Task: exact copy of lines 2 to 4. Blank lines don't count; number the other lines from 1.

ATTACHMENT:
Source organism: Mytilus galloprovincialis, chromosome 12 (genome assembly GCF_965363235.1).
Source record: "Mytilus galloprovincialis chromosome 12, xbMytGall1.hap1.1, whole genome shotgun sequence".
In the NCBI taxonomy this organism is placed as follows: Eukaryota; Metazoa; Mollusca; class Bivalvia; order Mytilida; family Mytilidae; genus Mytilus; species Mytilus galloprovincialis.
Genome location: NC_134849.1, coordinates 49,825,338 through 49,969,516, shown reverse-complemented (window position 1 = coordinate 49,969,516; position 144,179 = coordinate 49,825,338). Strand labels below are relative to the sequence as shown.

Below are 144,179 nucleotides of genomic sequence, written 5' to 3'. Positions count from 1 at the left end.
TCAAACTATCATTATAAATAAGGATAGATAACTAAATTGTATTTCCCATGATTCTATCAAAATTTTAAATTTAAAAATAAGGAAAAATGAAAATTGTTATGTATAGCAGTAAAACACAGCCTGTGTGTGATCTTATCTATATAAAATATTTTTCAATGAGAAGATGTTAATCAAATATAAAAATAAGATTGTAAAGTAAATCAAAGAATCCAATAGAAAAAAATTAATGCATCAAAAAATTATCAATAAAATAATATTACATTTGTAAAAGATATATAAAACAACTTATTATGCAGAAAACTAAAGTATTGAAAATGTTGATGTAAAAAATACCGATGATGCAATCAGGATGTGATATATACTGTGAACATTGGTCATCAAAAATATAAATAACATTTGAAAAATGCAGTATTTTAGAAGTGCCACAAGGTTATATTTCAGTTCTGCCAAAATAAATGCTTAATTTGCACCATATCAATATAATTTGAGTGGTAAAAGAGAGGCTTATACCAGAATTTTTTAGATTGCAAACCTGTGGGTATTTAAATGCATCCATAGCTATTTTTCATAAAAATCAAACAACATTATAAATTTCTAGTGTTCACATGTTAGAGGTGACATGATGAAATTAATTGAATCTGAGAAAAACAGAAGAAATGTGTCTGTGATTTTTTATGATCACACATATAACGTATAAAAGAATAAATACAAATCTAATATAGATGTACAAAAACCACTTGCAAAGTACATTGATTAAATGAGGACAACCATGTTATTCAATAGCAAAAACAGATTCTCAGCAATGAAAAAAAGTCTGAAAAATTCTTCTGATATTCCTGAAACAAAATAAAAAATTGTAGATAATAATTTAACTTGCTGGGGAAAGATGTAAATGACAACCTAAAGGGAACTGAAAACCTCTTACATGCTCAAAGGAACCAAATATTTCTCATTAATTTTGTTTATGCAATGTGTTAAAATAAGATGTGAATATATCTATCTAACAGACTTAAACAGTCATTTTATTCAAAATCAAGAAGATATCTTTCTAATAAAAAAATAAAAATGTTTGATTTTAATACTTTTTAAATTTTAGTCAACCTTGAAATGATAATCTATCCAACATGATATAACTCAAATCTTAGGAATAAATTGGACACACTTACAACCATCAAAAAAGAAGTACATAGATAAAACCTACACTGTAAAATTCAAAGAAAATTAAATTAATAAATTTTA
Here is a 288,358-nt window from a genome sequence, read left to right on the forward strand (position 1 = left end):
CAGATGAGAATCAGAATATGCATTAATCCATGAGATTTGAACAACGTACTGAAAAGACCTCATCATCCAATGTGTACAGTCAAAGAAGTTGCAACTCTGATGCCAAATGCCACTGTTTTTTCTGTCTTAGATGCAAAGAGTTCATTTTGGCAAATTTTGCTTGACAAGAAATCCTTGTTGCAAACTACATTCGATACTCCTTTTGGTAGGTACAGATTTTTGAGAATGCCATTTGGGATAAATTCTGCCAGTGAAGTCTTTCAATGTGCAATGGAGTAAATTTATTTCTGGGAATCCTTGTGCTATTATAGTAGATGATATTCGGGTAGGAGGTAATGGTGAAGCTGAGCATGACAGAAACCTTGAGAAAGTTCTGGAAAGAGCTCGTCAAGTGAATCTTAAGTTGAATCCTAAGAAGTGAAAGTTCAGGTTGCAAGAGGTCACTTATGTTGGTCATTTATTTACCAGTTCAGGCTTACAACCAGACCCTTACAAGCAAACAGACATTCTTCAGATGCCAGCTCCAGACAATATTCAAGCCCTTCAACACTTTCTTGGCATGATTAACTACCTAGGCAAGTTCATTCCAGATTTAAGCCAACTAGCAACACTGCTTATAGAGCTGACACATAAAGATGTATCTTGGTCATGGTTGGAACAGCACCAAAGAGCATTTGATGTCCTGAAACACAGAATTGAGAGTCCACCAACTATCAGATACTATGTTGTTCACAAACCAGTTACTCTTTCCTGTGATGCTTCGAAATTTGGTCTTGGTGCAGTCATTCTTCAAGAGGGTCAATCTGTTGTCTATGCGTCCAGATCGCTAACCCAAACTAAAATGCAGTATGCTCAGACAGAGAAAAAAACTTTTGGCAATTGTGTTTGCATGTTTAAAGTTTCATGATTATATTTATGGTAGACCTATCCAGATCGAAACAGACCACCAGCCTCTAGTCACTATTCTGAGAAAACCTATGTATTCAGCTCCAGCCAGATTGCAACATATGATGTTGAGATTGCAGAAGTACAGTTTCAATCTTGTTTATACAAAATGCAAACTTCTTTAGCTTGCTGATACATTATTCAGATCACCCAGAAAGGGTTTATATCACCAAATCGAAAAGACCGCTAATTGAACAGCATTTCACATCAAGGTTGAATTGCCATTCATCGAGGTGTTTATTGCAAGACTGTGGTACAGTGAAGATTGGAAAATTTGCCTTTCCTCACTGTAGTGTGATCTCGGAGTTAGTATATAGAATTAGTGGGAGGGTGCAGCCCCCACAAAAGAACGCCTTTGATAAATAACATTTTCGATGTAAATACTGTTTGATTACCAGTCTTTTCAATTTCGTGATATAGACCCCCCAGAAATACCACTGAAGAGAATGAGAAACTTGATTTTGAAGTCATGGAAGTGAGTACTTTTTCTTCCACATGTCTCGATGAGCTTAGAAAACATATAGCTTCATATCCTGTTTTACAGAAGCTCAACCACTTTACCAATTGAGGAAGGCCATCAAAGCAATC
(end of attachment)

Source record: "Mytilus galloprovincialis chromosome 12, xbMytGall1.hap1.1, whole genome shotgun sequence".
In the NCBI taxonomy this organism is placed as follows: Eukaryota; Metazoa; Mollusca; class Bivalvia; order Mytilida; family Mytilidae; genus Mytilus; species Mytilus galloprovincialis.
Genome location: NC_134849.1, coordinates 49,825,338 through 49,969,516, shown reverse-complemented (window position 1 = coordinate 49,969,516; position 144,179 = coordinate 49,825,338). Strand labels below are relative to the sequence as shown.